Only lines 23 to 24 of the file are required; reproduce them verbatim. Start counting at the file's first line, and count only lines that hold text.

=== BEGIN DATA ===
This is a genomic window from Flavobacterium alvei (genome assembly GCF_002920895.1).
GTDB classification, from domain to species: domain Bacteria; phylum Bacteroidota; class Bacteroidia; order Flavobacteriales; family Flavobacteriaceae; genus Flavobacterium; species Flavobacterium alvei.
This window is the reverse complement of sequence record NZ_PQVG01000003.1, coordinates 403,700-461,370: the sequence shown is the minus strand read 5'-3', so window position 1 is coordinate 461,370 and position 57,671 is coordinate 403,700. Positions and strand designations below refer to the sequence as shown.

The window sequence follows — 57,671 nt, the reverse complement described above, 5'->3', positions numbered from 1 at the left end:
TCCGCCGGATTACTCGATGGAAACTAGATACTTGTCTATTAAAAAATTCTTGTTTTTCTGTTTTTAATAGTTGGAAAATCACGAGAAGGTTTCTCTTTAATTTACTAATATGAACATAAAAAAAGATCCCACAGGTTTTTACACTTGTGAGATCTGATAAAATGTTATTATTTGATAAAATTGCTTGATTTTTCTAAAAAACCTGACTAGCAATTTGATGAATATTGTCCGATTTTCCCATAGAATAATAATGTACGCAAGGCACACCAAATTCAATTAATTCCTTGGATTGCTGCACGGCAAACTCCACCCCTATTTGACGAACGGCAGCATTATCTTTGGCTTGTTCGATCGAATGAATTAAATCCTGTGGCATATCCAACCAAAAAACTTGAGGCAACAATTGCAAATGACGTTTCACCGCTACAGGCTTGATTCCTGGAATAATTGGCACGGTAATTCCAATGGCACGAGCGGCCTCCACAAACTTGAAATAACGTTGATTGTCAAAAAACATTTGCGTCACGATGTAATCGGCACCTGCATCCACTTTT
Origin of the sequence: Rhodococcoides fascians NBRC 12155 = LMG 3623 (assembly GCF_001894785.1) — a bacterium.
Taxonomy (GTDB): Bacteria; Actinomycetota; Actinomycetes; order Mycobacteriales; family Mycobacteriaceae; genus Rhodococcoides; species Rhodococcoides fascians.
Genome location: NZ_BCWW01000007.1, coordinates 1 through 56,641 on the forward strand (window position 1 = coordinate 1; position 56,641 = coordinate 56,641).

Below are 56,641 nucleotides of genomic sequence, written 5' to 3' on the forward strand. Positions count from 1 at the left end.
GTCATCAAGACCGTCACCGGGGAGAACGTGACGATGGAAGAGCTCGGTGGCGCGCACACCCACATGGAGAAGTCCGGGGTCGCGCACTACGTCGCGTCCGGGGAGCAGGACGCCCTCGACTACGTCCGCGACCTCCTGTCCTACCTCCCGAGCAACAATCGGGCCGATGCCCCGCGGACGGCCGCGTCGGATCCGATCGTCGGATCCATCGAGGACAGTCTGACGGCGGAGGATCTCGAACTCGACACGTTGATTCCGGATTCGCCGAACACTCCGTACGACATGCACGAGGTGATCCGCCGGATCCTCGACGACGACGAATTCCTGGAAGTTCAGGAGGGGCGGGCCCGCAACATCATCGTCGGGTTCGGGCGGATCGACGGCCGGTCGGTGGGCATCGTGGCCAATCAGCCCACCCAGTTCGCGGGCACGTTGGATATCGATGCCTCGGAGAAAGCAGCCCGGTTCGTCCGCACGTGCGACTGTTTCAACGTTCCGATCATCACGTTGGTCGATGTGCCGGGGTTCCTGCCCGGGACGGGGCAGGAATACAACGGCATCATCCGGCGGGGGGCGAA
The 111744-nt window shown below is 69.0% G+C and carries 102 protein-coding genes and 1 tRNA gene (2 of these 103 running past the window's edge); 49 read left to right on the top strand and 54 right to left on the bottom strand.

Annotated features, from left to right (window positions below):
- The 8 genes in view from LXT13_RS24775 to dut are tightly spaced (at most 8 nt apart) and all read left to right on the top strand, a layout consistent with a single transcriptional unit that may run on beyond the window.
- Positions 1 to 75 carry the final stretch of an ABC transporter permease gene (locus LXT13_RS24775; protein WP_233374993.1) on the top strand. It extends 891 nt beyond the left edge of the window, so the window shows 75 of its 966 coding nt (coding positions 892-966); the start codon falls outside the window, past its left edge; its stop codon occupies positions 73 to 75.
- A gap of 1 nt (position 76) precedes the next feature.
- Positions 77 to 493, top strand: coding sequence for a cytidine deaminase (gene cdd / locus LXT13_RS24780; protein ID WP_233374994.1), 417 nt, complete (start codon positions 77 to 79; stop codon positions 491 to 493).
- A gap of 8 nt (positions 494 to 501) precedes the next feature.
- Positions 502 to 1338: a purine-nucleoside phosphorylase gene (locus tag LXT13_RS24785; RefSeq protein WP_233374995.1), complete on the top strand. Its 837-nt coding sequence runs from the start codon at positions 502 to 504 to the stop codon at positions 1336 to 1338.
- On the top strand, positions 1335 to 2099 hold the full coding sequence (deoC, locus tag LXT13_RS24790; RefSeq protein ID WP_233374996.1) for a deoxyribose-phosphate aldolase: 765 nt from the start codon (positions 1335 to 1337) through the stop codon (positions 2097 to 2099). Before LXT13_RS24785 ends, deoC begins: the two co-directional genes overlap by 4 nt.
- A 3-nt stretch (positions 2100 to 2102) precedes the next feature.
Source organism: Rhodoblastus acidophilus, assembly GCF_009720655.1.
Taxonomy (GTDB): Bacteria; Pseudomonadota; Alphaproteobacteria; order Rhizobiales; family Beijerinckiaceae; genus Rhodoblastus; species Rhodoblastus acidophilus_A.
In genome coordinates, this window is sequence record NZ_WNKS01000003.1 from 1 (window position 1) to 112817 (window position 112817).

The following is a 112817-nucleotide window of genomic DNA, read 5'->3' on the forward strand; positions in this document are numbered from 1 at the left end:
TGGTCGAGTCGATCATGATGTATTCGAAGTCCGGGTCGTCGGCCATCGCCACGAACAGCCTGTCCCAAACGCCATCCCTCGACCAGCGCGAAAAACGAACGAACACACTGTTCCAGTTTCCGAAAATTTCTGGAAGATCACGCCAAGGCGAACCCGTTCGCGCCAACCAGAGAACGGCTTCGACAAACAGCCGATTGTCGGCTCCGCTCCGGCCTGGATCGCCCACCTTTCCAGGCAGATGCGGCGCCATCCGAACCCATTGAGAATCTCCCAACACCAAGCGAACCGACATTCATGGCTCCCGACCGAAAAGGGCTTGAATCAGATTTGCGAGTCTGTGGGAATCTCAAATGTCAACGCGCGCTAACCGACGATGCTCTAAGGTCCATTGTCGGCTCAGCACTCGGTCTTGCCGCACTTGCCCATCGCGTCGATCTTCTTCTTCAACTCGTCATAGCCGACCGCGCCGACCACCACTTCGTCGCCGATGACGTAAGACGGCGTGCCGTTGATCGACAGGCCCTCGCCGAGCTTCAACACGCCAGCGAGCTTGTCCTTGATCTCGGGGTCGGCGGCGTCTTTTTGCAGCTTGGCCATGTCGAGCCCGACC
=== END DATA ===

In genome coordinates, this window is sequence record NZ_WNKS01000003.1 from 1 (window position 1) to 112817 (window position 112817).

The following is a 112817-nucleotide window of genomic DNA, read 5'->3' on the forward strand; positions in this document are numbered from 1 at the left end: